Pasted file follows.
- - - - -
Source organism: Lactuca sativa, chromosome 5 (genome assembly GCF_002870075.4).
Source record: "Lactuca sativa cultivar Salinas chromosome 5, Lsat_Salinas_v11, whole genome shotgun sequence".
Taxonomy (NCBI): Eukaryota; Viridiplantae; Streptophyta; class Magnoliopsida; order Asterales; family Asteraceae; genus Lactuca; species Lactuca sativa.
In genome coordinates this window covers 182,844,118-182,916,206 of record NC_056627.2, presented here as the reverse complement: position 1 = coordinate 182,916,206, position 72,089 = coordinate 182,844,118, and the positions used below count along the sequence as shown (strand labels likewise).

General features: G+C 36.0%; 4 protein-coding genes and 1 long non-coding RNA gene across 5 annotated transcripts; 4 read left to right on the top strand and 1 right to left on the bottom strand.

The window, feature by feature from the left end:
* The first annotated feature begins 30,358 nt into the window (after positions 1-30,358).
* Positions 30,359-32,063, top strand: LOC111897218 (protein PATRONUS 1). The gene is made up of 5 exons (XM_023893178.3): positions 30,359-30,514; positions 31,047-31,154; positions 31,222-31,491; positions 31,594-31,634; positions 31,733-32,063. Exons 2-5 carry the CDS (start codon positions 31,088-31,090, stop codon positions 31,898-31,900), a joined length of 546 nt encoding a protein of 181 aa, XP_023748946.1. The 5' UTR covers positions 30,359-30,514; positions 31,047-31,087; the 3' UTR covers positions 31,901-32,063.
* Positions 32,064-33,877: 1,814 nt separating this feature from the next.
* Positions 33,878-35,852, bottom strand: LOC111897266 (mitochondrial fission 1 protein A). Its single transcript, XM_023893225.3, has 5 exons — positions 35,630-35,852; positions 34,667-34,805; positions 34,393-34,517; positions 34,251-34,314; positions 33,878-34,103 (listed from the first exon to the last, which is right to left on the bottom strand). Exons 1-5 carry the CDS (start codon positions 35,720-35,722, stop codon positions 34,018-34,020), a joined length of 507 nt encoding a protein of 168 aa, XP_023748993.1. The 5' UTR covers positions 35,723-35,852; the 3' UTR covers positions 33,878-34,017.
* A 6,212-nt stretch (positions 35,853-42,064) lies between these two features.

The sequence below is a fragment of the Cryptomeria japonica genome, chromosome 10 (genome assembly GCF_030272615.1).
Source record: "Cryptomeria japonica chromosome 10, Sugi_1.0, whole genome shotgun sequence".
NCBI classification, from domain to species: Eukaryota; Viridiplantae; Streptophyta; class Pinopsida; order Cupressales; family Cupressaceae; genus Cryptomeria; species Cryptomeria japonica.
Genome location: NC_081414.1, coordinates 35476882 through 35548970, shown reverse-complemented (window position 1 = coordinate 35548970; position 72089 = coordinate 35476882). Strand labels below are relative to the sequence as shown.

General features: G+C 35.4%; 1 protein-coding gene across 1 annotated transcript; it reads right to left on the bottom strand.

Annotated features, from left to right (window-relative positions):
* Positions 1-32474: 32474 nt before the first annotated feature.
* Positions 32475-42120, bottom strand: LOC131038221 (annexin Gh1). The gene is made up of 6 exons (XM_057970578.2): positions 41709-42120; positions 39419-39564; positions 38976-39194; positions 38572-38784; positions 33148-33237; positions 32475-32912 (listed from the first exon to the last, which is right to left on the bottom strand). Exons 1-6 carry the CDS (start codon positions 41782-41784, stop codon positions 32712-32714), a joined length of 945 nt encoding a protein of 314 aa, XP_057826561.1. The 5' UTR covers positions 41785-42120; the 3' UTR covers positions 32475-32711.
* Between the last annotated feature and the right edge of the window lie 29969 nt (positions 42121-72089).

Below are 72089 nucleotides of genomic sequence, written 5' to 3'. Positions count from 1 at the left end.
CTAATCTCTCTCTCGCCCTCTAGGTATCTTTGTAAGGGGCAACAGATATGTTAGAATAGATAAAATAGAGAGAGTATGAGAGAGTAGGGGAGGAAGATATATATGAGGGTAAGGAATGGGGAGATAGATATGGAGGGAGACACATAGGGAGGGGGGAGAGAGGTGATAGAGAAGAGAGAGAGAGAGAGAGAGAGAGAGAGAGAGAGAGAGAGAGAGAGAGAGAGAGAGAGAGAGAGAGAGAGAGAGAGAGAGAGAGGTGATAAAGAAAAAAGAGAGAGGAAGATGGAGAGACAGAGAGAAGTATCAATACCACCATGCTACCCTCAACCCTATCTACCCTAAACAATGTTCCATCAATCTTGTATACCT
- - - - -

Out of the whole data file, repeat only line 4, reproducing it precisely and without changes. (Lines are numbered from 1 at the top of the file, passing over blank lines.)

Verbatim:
In genome coordinates this window covers 182,844,118-182,916,206 of record NC_056627.2, presented here as the reverse complement: position 1 = coordinate 182,916,206, position 72,089 = coordinate 182,844,118, and the positions used below count along the sequence as shown (strand labels likewise).